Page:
But we're not seeing our friends in the same way. In the real world, it's relatively easy to arrive at a natural endpoint to the evening. It's less straightforward to make a graceful break — or just slip off to the restroom and never come back — when you're partying online. Fortunately, a younger colleague, who's been going to Zoom happy hours with bigger groups, tipped me off to the art of the virtual Irish Exit. Warning — it's not for amateurs or Skype with your grandma.

"Mute, pause, turn off video, wait, leave meeting," he advises.

Forget the ultimate formula for sourdough starter — this was the quarantine life hack I'd been waiting for.

With our days now bleeding into each other with a "Groundhog Day"-like fluidity, work is home and home is school and school is yoga class and yoga class is therapy and therapy is somebody's birthday party and somebody's birthday party is work. And through it all, nobody is wearing a tie, the underwire bra is gathering dust, and apparently pants are no longer happening. This too explains those feelings of nowhere to run, nowhere to hide that you may have been harboring of late. Yesterday my friend Emily — who I now have a standing weekly FaceTime date with — told me her company is all but demanding employees post "fun" work-from-home photos. "I'm up at 5 a.m. talking my vice president," she said. "So, no."

"Thank God, it's not just ME," Anna, a cloud computing manager in Arizona, told me recently over email, echoing Emily. "I've worked remotely F/T for four years and P/T for several years prior to that so this is the norm for me. I have been invited to more video 'talk about our feelings' calls in the last two weeks than I have in my entire career."

"I'm tired of awkward social chatter because honestly, there aren't many 'safe' topics and the feeling of obligation to attend each session, making sure I'm nodding and smiling at the right times, is taking away time from actually getting real work done," she added. "If I'm invited to another 'say coworker when talking about your kids' or 'cutest dog coworker' contest, I may lose my well-perfected Zoom poker face."

Burnout is not inevitable, however. "By Wednesday I'm exhausted, and this is absolutely a marathon, not a sprint," Anna told me. "I want to tell people to just chill out — don't worry about having your makeup done at 8 a.m. or having a virtual background on your Zoom. Focus on life being simple for a strange and scary reason, and use this as a time to prioritize what must get done — and leave that list as short or long as you feel."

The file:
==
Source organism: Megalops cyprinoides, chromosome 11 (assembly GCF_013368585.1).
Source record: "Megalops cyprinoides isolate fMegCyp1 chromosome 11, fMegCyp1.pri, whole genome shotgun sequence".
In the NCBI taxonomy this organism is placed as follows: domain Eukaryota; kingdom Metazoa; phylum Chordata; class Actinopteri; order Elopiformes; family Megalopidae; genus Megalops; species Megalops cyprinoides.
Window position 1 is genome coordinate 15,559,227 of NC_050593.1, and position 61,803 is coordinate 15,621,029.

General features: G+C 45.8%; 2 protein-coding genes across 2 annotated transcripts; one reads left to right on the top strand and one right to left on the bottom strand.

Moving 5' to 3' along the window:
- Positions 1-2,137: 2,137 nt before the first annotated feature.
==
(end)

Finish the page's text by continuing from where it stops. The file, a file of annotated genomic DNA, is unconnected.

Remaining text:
Headlee, meanwhile, told me there's a reason it's stressful. "Your home has become just overwhelmingly work now. Yes, you absolutely should keep doing the Zooms, but you can also consider just using the phone," she said. "Think about your high school, how delicious it was to curl up on the floor with the feet in the air talking for hours with your friends. You can reclaim a little bit of that feeling of having these chatty talks over the phone that will not drain you."

Another benefit of talking on the phone, Headlee points out, is you can walk outside while you're doing it.

"Keep in mind that at this point our brains are associating our homes more than ever with work. That line between home and work is completely gone for a ton of people," she said. "Find the way to reestablish that boundary. If social time means you don't do it in the same place where you also work, you're going to find that it's more relaxing."

Breus offers similar guidance. He suggests investing in blue-light blocking glasses and simply pacing yourself. "So many people are going from Zoom to Zoom to Zoom, and that turns out to not be the best idea because you're not giving your eyes a break," he said. "Allow some space between calls. Just close your eyes. Stand up and walk around."

Our new, restricted reality has exposed the limitations of life online, even for the most screen addicted among us. It's also been a lifeline.

"Zoom has saved me these past two weeks," my friend Shelly told me recently. "I am a recovering alcoholic and was panic stricken about how I would get to AA meetings. A little over a week ago we moved all our meetings to Zoom. I've even started doing some socializing via Zoom before the meeting."

As for me, I'm trying to find balance these days by doing as much away from my screen as I can — cooking, running in my park, reading the books on my shelf made of old-fashioned paper, having actual conversations with my family. It helps. I'm also turning down a few virtual get-together invites, knowing we can always talk again in a few days. It's not like anybody's going anywhere. Anna is right; we're all in a marathon here. And if you don't want to hit the wall, you can't just Zoom through it the whole time.

By Mary Elizabeth Williams

Mary Elizabeth Williams is a senior writer for Salon and author of "A Series of Catastrophes & Miracles."